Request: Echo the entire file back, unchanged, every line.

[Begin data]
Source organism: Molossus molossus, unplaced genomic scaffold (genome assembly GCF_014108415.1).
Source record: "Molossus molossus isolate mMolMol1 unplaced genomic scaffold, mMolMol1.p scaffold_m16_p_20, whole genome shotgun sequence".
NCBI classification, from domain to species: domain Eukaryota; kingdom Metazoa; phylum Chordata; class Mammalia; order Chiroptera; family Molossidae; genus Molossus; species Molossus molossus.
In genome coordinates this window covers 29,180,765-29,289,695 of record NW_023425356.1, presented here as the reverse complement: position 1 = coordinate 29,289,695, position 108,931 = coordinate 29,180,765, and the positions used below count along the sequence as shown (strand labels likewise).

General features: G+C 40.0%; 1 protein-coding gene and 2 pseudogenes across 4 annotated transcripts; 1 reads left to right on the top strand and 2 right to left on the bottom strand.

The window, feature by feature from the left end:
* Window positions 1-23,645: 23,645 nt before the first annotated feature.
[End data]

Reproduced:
Source organism: Molossus molossus, unplaced genomic scaffold (genome assembly GCF_014108415.1).
Source record: "Molossus molossus isolate mMolMol1 unplaced genomic scaffold, mMolMol1.p scaffold_m16_p_20, whole genome shotgun sequence".
NCBI classification, from domain to species: domain Eukaryota; kingdom Metazoa; phylum Chordata; class Mammalia; order Chiroptera; family Molossidae; genus Molossus; species Molossus molossus.
In genome coordinates this window covers 29,180,765-29,289,695 of record NW_023425356.1, presented here as the reverse complement: position 1 = coordinate 29,289,695, position 108,931 = coordinate 29,180,765, and the positions used below count along the sequence as shown (strand labels likewise).

General features: G+C 40.0%; 1 protein-coding gene and 2 pseudogenes across 4 annotated transcripts; 1 reads left to right on the top strand and 2 right to left on the bottom strand.

The window, feature by feature from the left end:
* Window positions 1-23,645: 23,645 nt before the first annotated feature.